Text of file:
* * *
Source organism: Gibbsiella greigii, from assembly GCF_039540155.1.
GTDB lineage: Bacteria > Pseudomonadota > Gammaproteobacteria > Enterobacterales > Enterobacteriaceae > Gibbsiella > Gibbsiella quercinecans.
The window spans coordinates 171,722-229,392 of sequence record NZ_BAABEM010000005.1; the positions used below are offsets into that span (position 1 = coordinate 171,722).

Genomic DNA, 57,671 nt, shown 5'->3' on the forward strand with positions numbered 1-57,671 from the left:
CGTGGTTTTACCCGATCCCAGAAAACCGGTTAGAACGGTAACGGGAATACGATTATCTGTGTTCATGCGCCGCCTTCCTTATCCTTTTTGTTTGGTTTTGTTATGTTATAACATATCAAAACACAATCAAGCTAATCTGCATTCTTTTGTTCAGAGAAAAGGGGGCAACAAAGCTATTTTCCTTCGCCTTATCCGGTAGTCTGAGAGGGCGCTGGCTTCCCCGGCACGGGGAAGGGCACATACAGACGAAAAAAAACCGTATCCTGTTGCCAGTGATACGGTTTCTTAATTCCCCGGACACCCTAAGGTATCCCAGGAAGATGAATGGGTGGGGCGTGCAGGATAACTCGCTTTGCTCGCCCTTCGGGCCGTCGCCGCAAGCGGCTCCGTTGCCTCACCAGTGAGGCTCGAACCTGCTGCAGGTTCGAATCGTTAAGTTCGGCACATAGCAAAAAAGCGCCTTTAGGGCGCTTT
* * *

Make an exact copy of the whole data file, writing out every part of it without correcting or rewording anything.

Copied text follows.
Source organism: Gibbsiella greigii, from assembly GCF_039540155.1.
GTDB lineage: Bacteria > Pseudomonadota > Gammaproteobacteria > Enterobacterales > Enterobacteriaceae > Gibbsiella > Gibbsiella quercinecans.
The window spans coordinates 171,722-229,392 of sequence record NZ_BAABEM010000005.1; the positions used below are offsets into that span (position 1 = coordinate 171,722).

Genomic DNA, 57,671 nt, shown 5'->3' on the forward strand with positions numbered 1-57,671 from the left:
CGTGGTTTTACCCGATCCCAGAAAACCGGTTAGAACGGTAACGGGAATACGATTATCTGTGTTCATGCGCCGCCTTCCTTATCCTTTTTGTTTGGTTTTGTTATGTTATAACATATCAAAACACAATCAAGCTAATCTGCATTCTTTTGTTCAGAGAAAAGGGGGCAACAAAGCTATTTTCCTTCGCCTTATCCGGTAGTCTGAGAGGGCGCTGGCTTCCCCGGCACGGGGAAGGGCACATACAGACGAAAAAAAACCGTATCCTGTTGCCAGTGATACGGTTTCTTAATTCCCCGGACACCCTAAGGTATCCCAGGAAGATGAATGGGTGGGGCGTGCAGGATAACTCGCTTTGCTCGCCCTTCGGGCCGTCGCCGCAAGCGGCTCCGTTGCCTCACCAGTGAGGCTCGAACCTGCTGCAGGTTCGAATCGTTAAGTTCGGCACATAGCAAAAAAGCGCCTTTAGGGCGCTTT